On October 17, 2018

Rutland City, police corporal agree to keep silent on departure from department

By Alan J. Keays/VTDigger

Rutland City has reached an agreement with a Medal of Valor winning police officer that requires officials to keep mum on the details regarding his departure from the department.

Police Cpl. Damon Nguyen had been placed on administrative leave on Dec. 12, 2017; it ended on Aug. 26, when he resigned a day before the settlement agreement was signed.

City officials have not disclosed why Nguyen had been on leave, but City Attorney Matthew Bloomer did release the seven-page settlement agreement reached between the city and the now-former police corporal.

“Any inquiry regarding Employee’s employment will be responded to by the Chief of Police or Human Resources Director on behalf of the City with dates of employment only,” the seven-page settlement agreement between the city and Nguyen states.

The agreement adds, “The Union, Employee and the City’s current police chief agree not to disparage the other’s professional reputation and standing.”

The agreement, signed Aug. 27 by Nguyen, a police union official, and Rutland City Police Chief Brian Kilcullen, sheds little light on what prompted it, but reveals that the parties have gone to great length to keep that from coming out.

“The Parties acknowledge that this Agreement may be considered a public record and the disclosure of its terms to appropriate governmental authorities may be necessary,” the settlement agreement released by Bloomer stated.

“To the extent permitted by law, the Union, Employee and the City agree to keep the terms and conditions of this Agreement confidential and will be kept in a departmental file OTHER THAN Employee’s Personnel File.”

The agreement later adds, “Should any public records request be made of the City for this Agreement, the Union shall be notified and provided an opportunity to meet and discuss with the City the terms of any potential public records request involving Employee prior to disclosure.”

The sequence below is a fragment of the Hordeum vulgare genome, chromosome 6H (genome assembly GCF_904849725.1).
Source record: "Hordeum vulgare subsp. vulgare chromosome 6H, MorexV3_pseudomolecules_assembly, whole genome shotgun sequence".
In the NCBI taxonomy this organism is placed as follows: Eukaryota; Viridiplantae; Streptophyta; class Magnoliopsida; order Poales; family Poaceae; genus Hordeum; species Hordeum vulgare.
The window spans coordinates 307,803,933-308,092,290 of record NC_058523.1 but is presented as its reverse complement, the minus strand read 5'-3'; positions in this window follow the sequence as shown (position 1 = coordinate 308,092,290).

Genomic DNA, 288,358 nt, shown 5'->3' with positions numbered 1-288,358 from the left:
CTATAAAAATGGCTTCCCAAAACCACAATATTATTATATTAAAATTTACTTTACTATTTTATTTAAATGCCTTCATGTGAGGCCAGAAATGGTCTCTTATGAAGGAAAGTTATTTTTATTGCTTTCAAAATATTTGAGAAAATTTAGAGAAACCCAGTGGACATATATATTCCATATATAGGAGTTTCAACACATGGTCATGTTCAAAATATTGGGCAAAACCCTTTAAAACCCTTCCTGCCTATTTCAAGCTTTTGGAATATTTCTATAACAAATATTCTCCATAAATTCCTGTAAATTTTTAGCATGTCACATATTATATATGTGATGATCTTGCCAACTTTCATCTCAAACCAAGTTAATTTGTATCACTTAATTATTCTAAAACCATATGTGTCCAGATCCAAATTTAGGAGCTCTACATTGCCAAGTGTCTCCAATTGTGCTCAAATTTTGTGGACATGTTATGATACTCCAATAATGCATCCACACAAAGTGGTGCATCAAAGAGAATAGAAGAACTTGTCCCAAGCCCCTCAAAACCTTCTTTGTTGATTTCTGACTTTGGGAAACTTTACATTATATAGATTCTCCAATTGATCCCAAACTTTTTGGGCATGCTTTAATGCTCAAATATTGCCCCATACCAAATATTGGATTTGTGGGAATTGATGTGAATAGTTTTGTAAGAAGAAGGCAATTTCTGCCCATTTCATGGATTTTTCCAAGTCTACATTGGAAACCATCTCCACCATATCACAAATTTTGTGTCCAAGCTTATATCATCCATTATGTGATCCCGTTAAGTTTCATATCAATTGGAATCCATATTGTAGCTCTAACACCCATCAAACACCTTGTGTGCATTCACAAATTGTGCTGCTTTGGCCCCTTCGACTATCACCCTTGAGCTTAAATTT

VTDigger did file this week a public records request with the city seeking “any and all” internal investigation reports regarding Nguyen. Bloomer said Wednesday he is reviewing the request to determine what can and cannot be released under Vermont’s Public Records Act.

As part of the agreement, none of the parties are admitting to any wrongdoing.

“The Parties agree that neither this Agreement nor the furnishing of the consideration for this Agreement shall be deemed or construed at any time for any purpose as an admission by either party of any liability, responsibility, or unlawful conduct of any kind,” the document states.

The seven-page settlement agreement provided by Bloomer stated that the city accepted Nguyen’s resignation “in lieu of further disciplinary investigation and/or discipline.”

Also, according to the agreement, Nyugen would be paid for 250 hours of vacation leave and 630 hours of sick leave, both of which he accumulated. In total, the city paid out $16,574 to Nyugen, the document stated.

He agreed, as part of the settlement, not to file any union grievances against the city.

Nguyen started working for the Rutland City Police Department in January 2011 and had a base salary of $60,132 a year, according to city records.

Nguyen was awarded the department Medal of Valor in 2013, having survived a knife attack from a woman who had been taken into custody in the holding area of the police station.

Bloomer referred comment on the agreement to Kilcullen, the city’s police chief. Kilcullen, who was traveling back to Rutland on Wednesday from a conference, could not immediately be reached for comment.

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